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Colorado State Forest Service News

CSU Recognized as Tree Campus-Higher Education for 12th Consecutive Year

A group of students shovel dirt around a newly planted tree.
Students at Colorado State University took part in a tree-planting event celebrating Arbor Day and CSU’s commitment to planting, growing and caring for trees on campus. Photo: CSFS/Peterson

FORT COLLINS, Colo. – For the 12th straight year, Colorado State University is recognized as a Tree Campus Higher Education, highlighting how CSU exemplifies the Arbor Day Foundation’s commitment to a greener, more sustainable future. The Tree Campus Arbor Day Event on April 20 celebrated this continued focus on a healthy, vibrant campus for students and faculty.

The Colorado State Forest Service, Dean Aguirre of the Warner College of Natural Resources and CSU Facilities Management were joined by students from the Horticulture Department, the Warner College of Natural Resources and Pi Alpha Xi Honor Society on the Lory Student Center Plaza to celebrate Arbor Day, the tree planter’s holiday.

Attendees, which also included an entire forestry class, planted a variety of native gamble oak and Shumard oak. These trees are drought resistant and resilient species that can adapt with climate change, and they’re well suited for urban landscapes. The purchase of the trees was made possible through a generous donation from the CSU Bookstore.


A person address onlookers as they stand next to trees ready to be planted
Dana Coelho of the Colorado State Forest Service describes the many benefits trees bring to urban spaces. Photo: CSFS/Peterson

What is Tree Campus Higher Education?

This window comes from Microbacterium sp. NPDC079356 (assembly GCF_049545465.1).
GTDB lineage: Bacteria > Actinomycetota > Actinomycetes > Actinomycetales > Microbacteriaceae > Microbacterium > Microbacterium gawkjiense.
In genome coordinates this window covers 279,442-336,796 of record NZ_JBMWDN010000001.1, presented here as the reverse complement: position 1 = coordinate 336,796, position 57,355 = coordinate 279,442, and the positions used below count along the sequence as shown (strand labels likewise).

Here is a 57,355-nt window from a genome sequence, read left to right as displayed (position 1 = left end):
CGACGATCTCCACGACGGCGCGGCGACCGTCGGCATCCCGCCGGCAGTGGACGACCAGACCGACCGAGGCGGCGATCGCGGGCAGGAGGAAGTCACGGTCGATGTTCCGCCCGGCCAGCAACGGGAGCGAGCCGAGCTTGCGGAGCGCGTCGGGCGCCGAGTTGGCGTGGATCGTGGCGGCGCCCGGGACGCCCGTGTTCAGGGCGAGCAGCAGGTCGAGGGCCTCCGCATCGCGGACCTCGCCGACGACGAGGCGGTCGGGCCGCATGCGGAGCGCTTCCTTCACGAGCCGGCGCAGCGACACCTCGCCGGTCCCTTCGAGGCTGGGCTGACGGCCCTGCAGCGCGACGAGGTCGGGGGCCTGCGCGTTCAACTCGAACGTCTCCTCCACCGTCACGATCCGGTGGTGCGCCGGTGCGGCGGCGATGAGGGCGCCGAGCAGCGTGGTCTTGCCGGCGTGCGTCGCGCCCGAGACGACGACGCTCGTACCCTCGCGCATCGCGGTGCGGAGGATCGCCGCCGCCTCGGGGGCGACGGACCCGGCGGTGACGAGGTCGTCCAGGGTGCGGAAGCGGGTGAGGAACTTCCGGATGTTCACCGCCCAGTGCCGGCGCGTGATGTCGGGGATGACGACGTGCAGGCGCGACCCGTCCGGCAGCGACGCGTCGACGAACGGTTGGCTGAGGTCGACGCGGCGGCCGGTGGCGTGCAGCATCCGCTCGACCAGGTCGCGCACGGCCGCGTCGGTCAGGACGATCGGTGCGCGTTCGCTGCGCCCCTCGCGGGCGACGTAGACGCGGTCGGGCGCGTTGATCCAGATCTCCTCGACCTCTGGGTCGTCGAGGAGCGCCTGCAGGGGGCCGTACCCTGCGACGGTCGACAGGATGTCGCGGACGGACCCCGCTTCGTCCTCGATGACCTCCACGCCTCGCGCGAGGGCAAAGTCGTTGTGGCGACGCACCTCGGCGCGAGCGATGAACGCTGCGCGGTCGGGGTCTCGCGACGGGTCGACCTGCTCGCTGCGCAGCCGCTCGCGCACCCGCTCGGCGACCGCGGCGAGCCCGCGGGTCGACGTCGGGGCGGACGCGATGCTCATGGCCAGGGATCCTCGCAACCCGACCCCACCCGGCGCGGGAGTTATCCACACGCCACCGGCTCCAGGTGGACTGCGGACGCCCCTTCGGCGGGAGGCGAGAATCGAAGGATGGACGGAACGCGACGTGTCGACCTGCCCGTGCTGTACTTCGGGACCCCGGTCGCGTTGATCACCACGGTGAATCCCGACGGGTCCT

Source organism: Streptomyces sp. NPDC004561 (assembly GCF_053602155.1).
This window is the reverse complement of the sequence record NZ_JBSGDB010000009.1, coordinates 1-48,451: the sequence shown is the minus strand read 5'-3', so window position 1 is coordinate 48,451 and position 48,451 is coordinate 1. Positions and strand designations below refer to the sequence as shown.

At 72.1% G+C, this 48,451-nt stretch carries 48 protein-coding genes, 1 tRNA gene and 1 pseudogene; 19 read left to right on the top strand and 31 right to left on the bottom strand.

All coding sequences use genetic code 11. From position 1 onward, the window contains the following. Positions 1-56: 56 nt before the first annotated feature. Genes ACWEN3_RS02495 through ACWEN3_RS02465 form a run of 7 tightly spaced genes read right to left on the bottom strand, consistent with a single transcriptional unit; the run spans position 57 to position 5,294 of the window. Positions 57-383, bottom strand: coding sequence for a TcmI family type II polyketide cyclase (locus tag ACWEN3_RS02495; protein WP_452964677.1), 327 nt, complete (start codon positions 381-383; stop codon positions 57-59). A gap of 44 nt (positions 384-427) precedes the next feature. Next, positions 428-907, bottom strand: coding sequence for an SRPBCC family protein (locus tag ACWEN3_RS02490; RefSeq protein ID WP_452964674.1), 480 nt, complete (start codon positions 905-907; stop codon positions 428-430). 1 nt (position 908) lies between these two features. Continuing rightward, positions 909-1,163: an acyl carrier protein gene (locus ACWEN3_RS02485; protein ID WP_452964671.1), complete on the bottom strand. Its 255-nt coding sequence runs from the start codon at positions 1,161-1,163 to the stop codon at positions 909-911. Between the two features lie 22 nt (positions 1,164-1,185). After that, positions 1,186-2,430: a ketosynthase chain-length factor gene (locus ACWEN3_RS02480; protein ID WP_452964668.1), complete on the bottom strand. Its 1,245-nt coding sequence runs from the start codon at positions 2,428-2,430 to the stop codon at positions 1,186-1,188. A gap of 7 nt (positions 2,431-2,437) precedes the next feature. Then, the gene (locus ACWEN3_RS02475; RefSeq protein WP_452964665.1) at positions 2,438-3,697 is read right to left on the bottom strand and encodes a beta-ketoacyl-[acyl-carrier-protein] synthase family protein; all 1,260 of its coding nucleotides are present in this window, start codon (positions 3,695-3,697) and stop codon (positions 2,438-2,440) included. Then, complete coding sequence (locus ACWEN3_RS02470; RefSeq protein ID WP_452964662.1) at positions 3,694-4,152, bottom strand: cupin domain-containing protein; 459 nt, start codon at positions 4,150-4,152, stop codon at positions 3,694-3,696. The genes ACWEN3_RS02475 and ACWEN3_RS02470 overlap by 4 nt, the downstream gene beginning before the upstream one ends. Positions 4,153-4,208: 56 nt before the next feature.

Tree Campus Higher Education is an Arbor Day Foundation program that provides a framework for colleges and universities to grow and care for their community forests, requiring campuses to meet five standards: a campus tree advisory committee, a campus tree care plan, dedicated budget, observing Arbor Day and engaging students through service projects. CSU is among over 400 campuses recognized across the country.

Colorado State University cares for more than 10,000 trees on the Larimer County campuses, investing more than $337,000 in the campus tree program in 2022. These investments are guided by the Campus Tree Advisory Committee, which is led by David Hansen with CSU Facilities Management, Alison O’Connor with CSU Extension, and Freddie Haberecht with the City of Fort Collins.

Why are trees important on college campuses?

Dana Coelho, Urban and Community Forestry Program Manager with the Colorado State Forest Service, presented the award to CSU and highlighted the many benefits of trees in urban and community spaces.

Trees on campus enhance the quality of life for students, faculty, staff and the entire community. They help reduce the amount of energy used on campus, they add beauty and provide important mental health benefits. Trees also absorb carbon dioxide, mitigating the effects of climate change. Trees on campus also provide environmental learning opportunities for students and the next generation.

Colorado celebrates Arbor Day on the third Friday of April, and the national Arbor Day is the fourth Friday of April. No matter the date, planting a tree is a powerful symbol of care for community, campus and a greener future.

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